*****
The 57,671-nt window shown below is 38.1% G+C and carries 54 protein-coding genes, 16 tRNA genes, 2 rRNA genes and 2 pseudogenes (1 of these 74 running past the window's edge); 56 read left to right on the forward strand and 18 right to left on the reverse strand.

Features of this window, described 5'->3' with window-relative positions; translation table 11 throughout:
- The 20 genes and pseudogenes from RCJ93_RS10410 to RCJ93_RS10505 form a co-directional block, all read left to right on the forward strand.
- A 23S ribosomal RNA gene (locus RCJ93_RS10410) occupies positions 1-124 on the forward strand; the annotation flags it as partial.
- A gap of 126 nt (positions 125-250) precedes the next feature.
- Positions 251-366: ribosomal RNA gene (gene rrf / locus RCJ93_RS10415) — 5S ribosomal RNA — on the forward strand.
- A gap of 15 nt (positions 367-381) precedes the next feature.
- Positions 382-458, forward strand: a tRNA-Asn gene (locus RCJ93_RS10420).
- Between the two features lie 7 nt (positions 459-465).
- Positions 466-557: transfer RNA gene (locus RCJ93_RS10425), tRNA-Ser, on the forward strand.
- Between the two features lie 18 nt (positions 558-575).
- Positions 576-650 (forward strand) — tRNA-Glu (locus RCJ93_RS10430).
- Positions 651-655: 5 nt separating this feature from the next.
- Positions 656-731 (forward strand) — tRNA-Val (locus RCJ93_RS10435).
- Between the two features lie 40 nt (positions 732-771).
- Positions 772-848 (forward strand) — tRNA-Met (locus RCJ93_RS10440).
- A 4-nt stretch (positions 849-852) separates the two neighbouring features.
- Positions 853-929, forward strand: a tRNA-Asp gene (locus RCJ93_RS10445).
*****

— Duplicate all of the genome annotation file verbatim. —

The 57,671-nt window shown below is 38.1% G+C and carries 54 protein-coding genes, 16 tRNA genes, 2 rRNA genes and 2 pseudogenes (1 of these 74 running past the window's edge); 56 read left to right on the forward strand and 18 right to left on the reverse strand.

Features of this window, described 5'->3' with window-relative positions; translation table 11 throughout:
- The 20 genes and pseudogenes from RCJ93_RS10410 to RCJ93_RS10505 form a co-directional block, all read left to right on the forward strand.
- A 23S ribosomal RNA gene (locus RCJ93_RS10410) occupies positions 1-124 on the forward strand; the annotation flags it as partial.
- A gap of 126 nt (positions 125-250) precedes the next feature.
- Positions 251-366: ribosomal RNA gene (gene rrf / locus RCJ93_RS10415) — 5S ribosomal RNA — on the forward strand.
- A gap of 15 nt (positions 367-381) precedes the next feature.
- Positions 382-458, forward strand: a tRNA-Asn gene (locus RCJ93_RS10420).
- Between the two features lie 7 nt (positions 459-465).
- Positions 466-557: transfer RNA gene (locus RCJ93_RS10425), tRNA-Ser, on the forward strand.
- Between the two features lie 18 nt (positions 558-575).
- Positions 576-650 (forward strand) — tRNA-Glu (locus RCJ93_RS10430).
- Positions 651-655: 5 nt separating this feature from the next.
- Positions 656-731 (forward strand) — tRNA-Val (locus RCJ93_RS10435).
- Between the two features lie 40 nt (positions 732-771).
- Positions 772-848 (forward strand) — tRNA-Met (locus RCJ93_RS10440).
- A 4-nt stretch (positions 849-852) separates the two neighbouring features.
- Positions 853-929, forward strand: a tRNA-Asp gene (locus RCJ93_RS10445).